Actually this period was the most crucial one in which the rest of the top fifteen States moved ahead in terms of investments on infrastructure, industry and systems that helped the markets to grow. The absence of the markets loomed at large in Bengal while in the West the markets were already maturing in certain segments. In absence of markets many of the investments due to reasons of logistics alone shifted to the West and the South.

It is sad that the industrial climate got badly affected by the approach of some of the Left leadership, which included the erstwhile CM himself, which could not attract the entrepreneurs to the State. Even the software industry moved to Karnataka and Andhra Pradesh while all the ingredients for a good talented work force resided in West Bengal. Not a single World Class company set up shop in West Bengal while Ford, GM, GE, Toyota, Renault, Sony, Honda, Hyundai, AT & T, Motorola, Alcatel, to name a few, all set up shops through out India. Not a single world-class brand actually is missing in India in terms of manufacturing excepting in West Bengal. This has been the biggest remiss.

If one has to analyze this debacle till the end of 1990s, the most significant would be the politicalization of the administration, the public institutions, the educational institutions and more importantly the government offices. While work culture in these offices were being focused on by the other States, West Bengal seemed to be dolling out concessions to their employees who never delivered, who had no linkage with the processes of Customerization. No wonder the foreign direct investment showed a dismal picture as below :-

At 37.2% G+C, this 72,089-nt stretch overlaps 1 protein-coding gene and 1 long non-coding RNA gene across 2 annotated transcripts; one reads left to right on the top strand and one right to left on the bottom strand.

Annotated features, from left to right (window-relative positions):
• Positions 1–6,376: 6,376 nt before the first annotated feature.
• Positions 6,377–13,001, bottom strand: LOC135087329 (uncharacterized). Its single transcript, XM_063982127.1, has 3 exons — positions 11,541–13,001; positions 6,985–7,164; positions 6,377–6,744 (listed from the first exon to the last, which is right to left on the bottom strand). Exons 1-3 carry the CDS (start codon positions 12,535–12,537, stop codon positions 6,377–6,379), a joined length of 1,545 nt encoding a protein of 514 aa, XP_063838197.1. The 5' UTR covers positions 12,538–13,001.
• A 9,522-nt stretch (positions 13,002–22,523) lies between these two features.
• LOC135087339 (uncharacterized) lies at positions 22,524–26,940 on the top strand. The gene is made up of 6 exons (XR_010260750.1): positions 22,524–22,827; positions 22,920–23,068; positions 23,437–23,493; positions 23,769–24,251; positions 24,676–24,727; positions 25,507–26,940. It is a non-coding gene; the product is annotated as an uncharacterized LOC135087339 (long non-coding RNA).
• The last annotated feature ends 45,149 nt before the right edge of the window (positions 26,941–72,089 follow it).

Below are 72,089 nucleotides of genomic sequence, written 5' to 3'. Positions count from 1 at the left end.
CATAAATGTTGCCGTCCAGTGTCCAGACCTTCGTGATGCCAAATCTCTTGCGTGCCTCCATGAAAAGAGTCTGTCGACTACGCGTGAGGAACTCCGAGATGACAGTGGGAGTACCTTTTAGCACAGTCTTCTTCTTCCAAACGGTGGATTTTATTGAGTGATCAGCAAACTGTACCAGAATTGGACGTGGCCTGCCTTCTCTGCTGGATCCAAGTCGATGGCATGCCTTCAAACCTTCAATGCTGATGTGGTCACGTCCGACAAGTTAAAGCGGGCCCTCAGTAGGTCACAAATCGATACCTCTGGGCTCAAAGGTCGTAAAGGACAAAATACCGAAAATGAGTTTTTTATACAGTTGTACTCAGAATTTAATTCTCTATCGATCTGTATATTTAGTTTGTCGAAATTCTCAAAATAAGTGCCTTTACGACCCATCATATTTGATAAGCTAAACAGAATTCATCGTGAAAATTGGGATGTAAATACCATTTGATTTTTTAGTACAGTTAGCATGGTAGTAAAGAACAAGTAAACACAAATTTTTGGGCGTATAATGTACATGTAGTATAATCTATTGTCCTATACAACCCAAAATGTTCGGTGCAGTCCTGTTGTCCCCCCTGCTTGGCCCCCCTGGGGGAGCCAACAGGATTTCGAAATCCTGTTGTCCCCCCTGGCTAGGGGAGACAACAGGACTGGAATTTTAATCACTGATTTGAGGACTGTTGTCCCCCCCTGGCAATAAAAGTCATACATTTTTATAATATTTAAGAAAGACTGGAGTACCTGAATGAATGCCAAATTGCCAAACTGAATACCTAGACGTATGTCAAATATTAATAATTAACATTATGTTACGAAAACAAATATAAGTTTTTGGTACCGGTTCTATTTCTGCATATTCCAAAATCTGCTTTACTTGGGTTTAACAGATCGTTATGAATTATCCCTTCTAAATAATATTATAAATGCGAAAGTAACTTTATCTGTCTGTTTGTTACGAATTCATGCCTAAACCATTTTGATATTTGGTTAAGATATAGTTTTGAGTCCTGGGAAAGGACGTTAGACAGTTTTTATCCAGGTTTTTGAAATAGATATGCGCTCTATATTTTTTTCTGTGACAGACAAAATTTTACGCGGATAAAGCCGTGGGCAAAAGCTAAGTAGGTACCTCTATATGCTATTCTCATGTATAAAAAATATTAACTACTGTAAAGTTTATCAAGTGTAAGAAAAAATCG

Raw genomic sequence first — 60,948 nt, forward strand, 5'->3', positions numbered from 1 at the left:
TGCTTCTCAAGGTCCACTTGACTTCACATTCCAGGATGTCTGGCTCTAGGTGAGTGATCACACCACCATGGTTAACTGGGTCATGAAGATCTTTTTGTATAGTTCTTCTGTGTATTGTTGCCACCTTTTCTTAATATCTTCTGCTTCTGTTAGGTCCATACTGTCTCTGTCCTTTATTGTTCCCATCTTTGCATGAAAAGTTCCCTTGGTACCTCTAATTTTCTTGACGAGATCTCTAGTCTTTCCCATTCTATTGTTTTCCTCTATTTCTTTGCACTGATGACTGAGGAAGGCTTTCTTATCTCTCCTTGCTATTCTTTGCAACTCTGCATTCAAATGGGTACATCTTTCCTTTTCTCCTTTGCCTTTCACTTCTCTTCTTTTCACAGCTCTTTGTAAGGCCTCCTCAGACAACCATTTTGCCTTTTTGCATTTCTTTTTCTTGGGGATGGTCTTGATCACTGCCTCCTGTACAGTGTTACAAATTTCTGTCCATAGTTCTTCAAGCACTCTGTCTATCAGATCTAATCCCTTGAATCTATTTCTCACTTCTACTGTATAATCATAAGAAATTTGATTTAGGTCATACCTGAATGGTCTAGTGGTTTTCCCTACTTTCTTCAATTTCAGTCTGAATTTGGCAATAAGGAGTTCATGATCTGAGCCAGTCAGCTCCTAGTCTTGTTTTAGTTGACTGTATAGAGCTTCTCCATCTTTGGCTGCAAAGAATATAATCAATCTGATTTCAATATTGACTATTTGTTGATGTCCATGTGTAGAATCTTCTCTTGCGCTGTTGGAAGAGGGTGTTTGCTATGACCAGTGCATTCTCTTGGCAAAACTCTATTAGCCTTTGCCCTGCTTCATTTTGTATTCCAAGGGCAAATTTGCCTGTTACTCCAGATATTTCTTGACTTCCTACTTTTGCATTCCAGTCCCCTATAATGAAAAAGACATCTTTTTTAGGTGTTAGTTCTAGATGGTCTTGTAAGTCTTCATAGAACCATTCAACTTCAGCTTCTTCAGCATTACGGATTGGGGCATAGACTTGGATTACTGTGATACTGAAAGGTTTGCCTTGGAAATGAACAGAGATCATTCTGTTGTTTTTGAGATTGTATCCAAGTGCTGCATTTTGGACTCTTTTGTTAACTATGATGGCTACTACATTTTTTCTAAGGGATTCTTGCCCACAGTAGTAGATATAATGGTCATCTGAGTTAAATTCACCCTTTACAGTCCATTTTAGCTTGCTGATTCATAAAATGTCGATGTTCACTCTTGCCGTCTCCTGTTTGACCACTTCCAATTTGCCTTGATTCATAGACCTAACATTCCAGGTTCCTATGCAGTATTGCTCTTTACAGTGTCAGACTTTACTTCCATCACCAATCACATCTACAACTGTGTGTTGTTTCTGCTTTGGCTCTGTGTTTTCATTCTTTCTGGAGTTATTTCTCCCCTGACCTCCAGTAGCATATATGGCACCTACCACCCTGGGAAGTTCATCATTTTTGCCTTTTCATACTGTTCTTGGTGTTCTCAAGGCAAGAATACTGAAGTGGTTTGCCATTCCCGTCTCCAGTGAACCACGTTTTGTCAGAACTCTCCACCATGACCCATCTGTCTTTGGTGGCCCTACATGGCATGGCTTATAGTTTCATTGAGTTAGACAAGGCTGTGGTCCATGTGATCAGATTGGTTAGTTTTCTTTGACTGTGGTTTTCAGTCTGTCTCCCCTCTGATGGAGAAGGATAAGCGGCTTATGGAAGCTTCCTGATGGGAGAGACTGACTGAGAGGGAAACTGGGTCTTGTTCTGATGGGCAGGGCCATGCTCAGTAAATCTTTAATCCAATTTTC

STATE TOTAL NO. AMOUNT PERCENTAGE
  OF APPROVALS CRORES ‘000  
       
MAHARASHTRA 4002 48 17.3
DELHI 1990 34 12
TAMILNADU 2165 23 8.3
KARNATAKA 1973 22 7.8
GUJARAT 1050 18 6.6
AP 1017 13 4.6
MADHYA PRADESH 225 9 3.2
ORISSA 136 8.2 2.9
WEST BENGAL 594 8.8 3.1

The very fact that WB could not even attract foreign investment close to Madhya Pradesh beats every logic, a sheer failure to change the perception of West Bengal.

West Bengal’s performance in terms of poverty ratios, both rural and urban although better than many States (ranked 4th in urban poverty ratios and 7th in rural) does not give the necessary respite. Neither does the performance on literacy, income poverty and other Human Development indicators. In terms of fiscal performance it had miserably lagged; all these have been repudiated by the earlier indicators on Industrial growth rates, example of a far less willing administration to turn around.

The change in some small way has started after Buddhadeb Bhattyacharya took over. Some of the changes are visible in the industrial front, the appointment of Mackenzie as the chief advisor is a vindication. Focus on infrastructure although very late, is a happening thing. It is really very late that the Left has come on terms with the fact that Globalization is here to stay for good. How much one can derive value out of it would depend on the will of the government.